A finely engraved black stone stamp seal, dating from the Sasanian Empire period. The seal features a domed shape and bears an engraving of a tribal symbol, with a central cross and symmetrical crescents along the arms of the cross. This seal is horizontally pierced, suggesting it might have been worn as a personal ornament by the owner.
Date: Circa 4th-6th century AD Condition: Good condition, some indentations on the surface.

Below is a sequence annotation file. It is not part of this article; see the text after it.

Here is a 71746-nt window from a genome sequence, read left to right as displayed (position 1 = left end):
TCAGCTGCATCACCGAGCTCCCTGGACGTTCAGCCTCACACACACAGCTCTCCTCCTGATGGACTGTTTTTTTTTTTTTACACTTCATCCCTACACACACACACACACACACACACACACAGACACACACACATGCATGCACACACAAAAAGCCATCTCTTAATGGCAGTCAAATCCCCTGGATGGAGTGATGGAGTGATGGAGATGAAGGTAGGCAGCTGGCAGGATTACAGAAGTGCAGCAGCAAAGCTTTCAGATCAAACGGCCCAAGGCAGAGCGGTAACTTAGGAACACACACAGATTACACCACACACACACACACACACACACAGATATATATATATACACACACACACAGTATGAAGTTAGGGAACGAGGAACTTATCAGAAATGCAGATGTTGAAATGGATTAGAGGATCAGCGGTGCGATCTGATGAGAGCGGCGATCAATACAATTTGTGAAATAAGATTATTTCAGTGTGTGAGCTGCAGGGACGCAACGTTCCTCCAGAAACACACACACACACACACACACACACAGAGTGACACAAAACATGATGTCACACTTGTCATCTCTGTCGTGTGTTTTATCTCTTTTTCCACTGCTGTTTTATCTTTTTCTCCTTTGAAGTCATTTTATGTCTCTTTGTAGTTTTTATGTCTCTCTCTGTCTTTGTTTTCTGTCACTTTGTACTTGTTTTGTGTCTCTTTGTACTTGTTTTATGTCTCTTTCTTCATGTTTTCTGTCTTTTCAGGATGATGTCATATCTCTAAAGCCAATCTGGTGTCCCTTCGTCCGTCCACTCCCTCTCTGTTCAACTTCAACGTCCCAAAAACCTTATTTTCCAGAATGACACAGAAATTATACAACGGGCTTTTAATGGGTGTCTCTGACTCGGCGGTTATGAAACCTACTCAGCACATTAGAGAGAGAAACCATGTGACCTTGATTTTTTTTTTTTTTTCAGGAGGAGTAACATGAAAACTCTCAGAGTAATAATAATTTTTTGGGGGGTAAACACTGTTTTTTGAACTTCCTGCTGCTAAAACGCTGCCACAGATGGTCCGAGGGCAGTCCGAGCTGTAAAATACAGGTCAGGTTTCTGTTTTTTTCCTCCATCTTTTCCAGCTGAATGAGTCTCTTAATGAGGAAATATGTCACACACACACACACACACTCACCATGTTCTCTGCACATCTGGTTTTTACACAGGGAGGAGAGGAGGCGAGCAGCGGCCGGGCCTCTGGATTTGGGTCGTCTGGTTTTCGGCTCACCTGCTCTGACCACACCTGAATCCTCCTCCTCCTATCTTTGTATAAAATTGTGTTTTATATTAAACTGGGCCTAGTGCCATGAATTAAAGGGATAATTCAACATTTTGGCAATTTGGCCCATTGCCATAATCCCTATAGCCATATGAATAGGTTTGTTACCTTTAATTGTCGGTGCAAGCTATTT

Mesopotamia has been regarded as the cradle of ancient glyphic arts, with the earliest cylinder seals proven to have been firstly executed during the Bronze Age, circa 4th Millennium BC. Each following period in Ancient Mesopotamian history contributed in developing styles and techniques of glyphic arts. Zoomorphic, mythical creatures and religious scenes became one of the most favoured decorative repertoires applied on cylinder seals. The Sasanian Empire, also referred to as the Neo-Persian Empire by historians, rose from an Iranian power. After having succeeded over the Parthian Empire, it became the last Persian imperial dynasty and political power to rule in the region of the Near East and western Asia before the arrive of Islam.
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